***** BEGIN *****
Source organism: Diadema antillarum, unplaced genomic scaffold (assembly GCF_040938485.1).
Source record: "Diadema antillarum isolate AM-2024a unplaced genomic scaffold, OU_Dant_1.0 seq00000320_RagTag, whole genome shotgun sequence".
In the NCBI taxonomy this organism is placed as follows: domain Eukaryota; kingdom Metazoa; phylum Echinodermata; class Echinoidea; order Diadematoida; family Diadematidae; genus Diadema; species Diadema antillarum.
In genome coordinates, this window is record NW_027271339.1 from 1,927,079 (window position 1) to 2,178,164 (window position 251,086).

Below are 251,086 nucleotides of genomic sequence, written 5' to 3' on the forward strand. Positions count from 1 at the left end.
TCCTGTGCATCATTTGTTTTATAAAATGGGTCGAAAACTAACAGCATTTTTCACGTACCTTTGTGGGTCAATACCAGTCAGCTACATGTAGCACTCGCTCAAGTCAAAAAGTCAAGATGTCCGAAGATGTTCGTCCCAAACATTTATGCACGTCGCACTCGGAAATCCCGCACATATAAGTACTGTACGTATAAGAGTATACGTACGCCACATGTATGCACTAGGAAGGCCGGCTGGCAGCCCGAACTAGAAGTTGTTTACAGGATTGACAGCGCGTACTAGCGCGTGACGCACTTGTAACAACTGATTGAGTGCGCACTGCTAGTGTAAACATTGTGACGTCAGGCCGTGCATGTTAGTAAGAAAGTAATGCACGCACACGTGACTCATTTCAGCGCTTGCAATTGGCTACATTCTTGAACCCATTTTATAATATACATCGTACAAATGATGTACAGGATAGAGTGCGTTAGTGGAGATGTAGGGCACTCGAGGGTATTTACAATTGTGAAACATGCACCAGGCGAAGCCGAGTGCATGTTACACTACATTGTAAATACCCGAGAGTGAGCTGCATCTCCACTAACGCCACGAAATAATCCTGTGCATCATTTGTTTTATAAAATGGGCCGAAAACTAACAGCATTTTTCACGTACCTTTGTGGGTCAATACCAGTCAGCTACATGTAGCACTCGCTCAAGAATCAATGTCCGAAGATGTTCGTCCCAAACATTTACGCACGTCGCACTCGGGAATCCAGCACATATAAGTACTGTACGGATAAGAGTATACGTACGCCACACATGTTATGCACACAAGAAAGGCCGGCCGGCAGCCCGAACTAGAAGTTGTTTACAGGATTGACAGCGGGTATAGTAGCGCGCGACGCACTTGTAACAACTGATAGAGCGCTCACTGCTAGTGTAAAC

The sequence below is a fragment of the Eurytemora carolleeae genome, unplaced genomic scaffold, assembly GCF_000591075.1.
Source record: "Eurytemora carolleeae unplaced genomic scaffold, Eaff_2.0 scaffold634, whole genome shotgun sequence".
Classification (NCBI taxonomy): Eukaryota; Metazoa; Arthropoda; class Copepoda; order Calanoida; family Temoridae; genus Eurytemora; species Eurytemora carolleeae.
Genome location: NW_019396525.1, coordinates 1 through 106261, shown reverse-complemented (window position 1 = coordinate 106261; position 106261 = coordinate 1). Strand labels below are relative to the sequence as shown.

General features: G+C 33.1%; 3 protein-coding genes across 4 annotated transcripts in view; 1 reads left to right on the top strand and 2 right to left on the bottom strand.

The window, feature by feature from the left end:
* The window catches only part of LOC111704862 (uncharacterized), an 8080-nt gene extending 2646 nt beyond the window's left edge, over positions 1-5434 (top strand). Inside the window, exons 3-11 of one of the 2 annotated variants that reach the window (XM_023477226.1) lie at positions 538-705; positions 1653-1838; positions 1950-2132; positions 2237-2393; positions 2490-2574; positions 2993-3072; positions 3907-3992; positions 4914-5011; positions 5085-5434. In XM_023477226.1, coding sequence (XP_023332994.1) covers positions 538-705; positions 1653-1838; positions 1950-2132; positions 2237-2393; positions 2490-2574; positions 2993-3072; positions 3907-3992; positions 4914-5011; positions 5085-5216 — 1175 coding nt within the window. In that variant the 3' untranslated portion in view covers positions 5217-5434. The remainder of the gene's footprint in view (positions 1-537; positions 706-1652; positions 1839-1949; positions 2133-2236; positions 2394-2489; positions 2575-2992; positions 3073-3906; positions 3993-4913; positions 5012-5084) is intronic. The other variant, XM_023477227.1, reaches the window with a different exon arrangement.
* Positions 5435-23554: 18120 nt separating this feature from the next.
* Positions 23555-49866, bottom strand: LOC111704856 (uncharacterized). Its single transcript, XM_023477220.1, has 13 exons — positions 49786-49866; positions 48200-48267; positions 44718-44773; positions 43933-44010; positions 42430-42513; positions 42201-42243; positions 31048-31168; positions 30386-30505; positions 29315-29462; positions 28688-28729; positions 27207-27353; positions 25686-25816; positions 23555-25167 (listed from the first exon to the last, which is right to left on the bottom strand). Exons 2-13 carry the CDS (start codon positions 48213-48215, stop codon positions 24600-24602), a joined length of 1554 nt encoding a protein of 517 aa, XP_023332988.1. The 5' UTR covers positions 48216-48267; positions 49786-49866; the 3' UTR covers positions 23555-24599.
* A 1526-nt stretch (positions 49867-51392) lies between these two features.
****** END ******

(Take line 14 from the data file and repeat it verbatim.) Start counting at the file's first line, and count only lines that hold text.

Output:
* Positions 5435-23554: 18120 nt separating this feature from the next.